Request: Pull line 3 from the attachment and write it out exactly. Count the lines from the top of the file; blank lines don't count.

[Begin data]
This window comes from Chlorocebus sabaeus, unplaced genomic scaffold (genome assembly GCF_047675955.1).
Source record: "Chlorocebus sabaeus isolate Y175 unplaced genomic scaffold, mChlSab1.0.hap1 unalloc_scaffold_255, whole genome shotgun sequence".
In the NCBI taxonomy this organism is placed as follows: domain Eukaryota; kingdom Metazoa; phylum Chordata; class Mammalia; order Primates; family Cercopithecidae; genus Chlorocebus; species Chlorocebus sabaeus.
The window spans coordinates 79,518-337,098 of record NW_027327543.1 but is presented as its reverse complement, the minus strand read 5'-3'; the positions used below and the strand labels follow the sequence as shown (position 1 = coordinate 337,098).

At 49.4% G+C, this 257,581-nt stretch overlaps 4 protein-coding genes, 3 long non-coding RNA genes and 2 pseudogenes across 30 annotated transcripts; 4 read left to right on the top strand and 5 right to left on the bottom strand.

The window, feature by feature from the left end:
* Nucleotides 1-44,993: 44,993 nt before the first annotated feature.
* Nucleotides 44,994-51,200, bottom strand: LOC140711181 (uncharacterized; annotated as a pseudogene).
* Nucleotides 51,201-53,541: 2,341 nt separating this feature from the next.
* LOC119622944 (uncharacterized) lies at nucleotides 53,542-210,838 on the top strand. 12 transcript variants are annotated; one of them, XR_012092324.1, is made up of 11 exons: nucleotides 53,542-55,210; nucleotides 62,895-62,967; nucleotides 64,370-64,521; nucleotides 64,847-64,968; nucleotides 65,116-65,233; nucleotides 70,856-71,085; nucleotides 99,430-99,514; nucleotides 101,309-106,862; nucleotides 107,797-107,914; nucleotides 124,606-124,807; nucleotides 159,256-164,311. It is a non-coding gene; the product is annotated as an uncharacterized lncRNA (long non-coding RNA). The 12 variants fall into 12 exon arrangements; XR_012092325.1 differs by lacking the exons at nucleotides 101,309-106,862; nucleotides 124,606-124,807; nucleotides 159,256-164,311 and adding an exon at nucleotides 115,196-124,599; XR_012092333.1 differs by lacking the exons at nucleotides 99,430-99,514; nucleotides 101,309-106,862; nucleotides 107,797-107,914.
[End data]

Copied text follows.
In the NCBI taxonomy this organism is placed as follows: domain Eukaryota; kingdom Metazoa; phylum Chordata; class Mammalia; order Primates; family Cercopithecidae; genus Chlorocebus; species Chlorocebus sabaeus.